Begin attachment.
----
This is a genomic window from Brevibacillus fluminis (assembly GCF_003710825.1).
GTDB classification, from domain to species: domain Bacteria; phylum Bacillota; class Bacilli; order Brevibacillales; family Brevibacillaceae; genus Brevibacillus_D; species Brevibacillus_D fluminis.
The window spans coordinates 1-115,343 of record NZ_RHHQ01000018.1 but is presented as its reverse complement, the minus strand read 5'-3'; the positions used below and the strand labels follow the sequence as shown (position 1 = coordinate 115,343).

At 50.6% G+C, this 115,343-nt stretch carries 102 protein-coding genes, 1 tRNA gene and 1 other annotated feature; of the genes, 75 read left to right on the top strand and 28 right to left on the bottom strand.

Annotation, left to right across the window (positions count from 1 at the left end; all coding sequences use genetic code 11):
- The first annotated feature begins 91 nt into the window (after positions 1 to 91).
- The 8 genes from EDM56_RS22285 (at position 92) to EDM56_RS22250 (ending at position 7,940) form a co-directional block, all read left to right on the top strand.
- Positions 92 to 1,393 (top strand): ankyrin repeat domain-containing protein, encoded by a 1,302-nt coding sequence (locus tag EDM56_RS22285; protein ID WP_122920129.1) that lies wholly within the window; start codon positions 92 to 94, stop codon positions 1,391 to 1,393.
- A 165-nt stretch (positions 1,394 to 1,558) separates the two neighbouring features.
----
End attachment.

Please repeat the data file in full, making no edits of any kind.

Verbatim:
This is a genomic window from Brevibacillus fluminis (assembly GCF_003710825.1).
GTDB classification, from domain to species: domain Bacteria; phylum Bacillota; class Bacilli; order Brevibacillales; family Brevibacillaceae; genus Brevibacillus_D; species Brevibacillus_D fluminis.
The window spans coordinates 1-115,343 of record NZ_RHHQ01000018.1 but is presented as its reverse complement, the minus strand read 5'-3'; the positions used below and the strand labels follow the sequence as shown (position 1 = coordinate 115,343).

At 50.6% G+C, this 115,343-nt stretch carries 102 protein-coding genes, 1 tRNA gene and 1 other annotated feature; of the genes, 75 read left to right on the top strand and 28 right to left on the bottom strand.

Annotation, left to right across the window (positions count from 1 at the left end; all coding sequences use genetic code 11):
- The first annotated feature begins 91 nt into the window (after positions 1 to 91).
- The 8 genes from EDM56_RS22285 (at position 92) to EDM56_RS22250 (ending at position 7,940) form a co-directional block, all read left to right on the top strand.
- Positions 92 to 1,393 (top strand): ankyrin repeat domain-containing protein, encoded by a 1,302-nt coding sequence (locus tag EDM56_RS22285; protein ID WP_122920129.1) that lies wholly within the window; start codon positions 92 to 94, stop codon positions 1,391 to 1,393.
- A 165-nt stretch (positions 1,394 to 1,558) separates the two neighbouring features.